For testing against a db, Marcus posted this class a while back, which might be useful to you:

    PHP Code:
      class FullTextTestCase extends UnitTestCase 
      
    {
          function 
    FullTextTestCase() 
          {
              
    $this->UnitTestCase();
              
    $this->_connection mysql_connect('localhost''root''');
              
    $this->_execute('USE playpen');
          }
          
          
    /*
              param $row (array) $row[$col name] = $col_value
          */
          
    function setData($row)
          {
              
    $create_table 'create table test (';
              
    $create_table .= implode(' text, 'array_keys($row));
              
    $create_table .= ' text)';
              
    $this->_execute($create_table);
              
    $insert 'insert into test (';
              
    $insert .= implode(', 'array_keys($row));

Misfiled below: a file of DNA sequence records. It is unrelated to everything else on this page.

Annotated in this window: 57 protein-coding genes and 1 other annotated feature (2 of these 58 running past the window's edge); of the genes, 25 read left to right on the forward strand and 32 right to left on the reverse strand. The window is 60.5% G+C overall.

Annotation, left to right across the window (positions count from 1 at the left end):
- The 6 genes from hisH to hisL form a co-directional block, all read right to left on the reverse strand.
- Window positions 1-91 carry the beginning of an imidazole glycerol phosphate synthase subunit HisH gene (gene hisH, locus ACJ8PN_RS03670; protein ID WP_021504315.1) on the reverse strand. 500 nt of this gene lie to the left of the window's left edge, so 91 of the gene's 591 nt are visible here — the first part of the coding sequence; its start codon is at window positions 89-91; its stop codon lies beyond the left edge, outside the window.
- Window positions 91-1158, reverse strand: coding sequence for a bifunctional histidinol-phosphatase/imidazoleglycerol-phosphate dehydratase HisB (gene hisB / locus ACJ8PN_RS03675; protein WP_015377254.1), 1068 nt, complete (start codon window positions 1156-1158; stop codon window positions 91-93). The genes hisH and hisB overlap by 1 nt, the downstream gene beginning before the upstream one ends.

$insert .= ") values ('";
              
    $insert .= implode("', '"array_values($row));
              
    $insert .= "')";
              
    $this->_execute($insert);
          }
          
          function 
    clearData() 
          {
              
    $this->_execute('drop table if exists test');
          }
          
          function 
    _execute($sql
          {
              
    $result mysql_query($sql$this->_connection);
              if (! 
    $result
              {
                  
    trigger_error(mysql_error($this->_connection));
              }
              return 
    $result;
          }
          
          function 
    assertFound($clause$message '%s'
          {
              
    $message sprintf($message'Should find at least one row');
              
    $result $this->_execute("select * from test where $clause");
              
    $this->assertTrue(mysql_fetch_assoc($result), $message);
              
    mysql_free_result($result);
          }
          
          function 
    assertNotFound($clause$message '%s'
          {
              
    $message sprintf($message'Should not find any rows');
              
    $result $this->_execute("select * from test where $clause");
              
    $this->assertFalse(mysql_fetch_assoc($result), $message);
              
    mysql_free_result($result);